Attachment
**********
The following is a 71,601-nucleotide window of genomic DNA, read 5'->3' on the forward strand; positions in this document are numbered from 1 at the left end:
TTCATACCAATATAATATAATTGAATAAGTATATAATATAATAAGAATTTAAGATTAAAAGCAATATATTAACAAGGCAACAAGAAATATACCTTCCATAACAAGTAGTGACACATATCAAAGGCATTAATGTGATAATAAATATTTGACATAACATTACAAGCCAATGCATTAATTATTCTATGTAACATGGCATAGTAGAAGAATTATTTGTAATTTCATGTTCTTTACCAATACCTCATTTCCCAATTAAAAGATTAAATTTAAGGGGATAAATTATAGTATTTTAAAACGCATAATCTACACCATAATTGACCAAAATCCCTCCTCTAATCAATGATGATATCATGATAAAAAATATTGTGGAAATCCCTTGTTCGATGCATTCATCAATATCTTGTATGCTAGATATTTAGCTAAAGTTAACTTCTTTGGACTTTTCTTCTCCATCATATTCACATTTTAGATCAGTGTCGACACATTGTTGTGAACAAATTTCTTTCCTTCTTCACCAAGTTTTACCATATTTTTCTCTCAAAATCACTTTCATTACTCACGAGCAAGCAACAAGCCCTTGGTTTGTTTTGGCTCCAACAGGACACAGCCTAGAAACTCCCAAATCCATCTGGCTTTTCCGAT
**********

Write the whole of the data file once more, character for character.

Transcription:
The following is a 71,601-nucleotide window of genomic DNA, read 5'->3' on the forward strand; positions in this document are numbered from 1 at the left end:
TTCATACCAATATAATATAATTGAATAAGTATATAATATAATAAGAATTTAAGATTAAAAGCAATATATTAACAAGGCAACAAGAAATATACCTTCCATAACAAGTAGTGACACATATCAAAGGCATTAATGTGATAATAAATATTTGACATAACATTACAAGCCAATGCATTAATTATTCTATGTAACATGGCATAGTAGAAGAATTATTTGTAATTTCATGTTCTTTACCAATACCTCATTTCCCAATTAAAAGATTAAATTTAAGGGGATAAATTATAGTATTTTAAAACGCATAATCTACACCATAATTGACCAAAATCCCTCCTCTAATCAATGATGATATCATGATAAAAAATATTGTGGAAATCCCTTGTTCGATGCATTCATCAATATCTTGTATGCTAGATATTTAGCTAAAGTTAACTTCTTTGGACTTTTCTTCTCCATCATATTCACATTTTAGATCAGTGTCGACACATTGTTGTGAACAAATTTCTTTCCTTCTTCACCAAGTTTTACCATATTTTTCTCTCAAAATCACTTTCATTACTCACGAGCAAGCAACAAGCCCTTGGTTTGTTTTGGCTCCAACAGGACACAGCCTAGAAACTCCCAAATCCATCTGGCTTTTCCGAT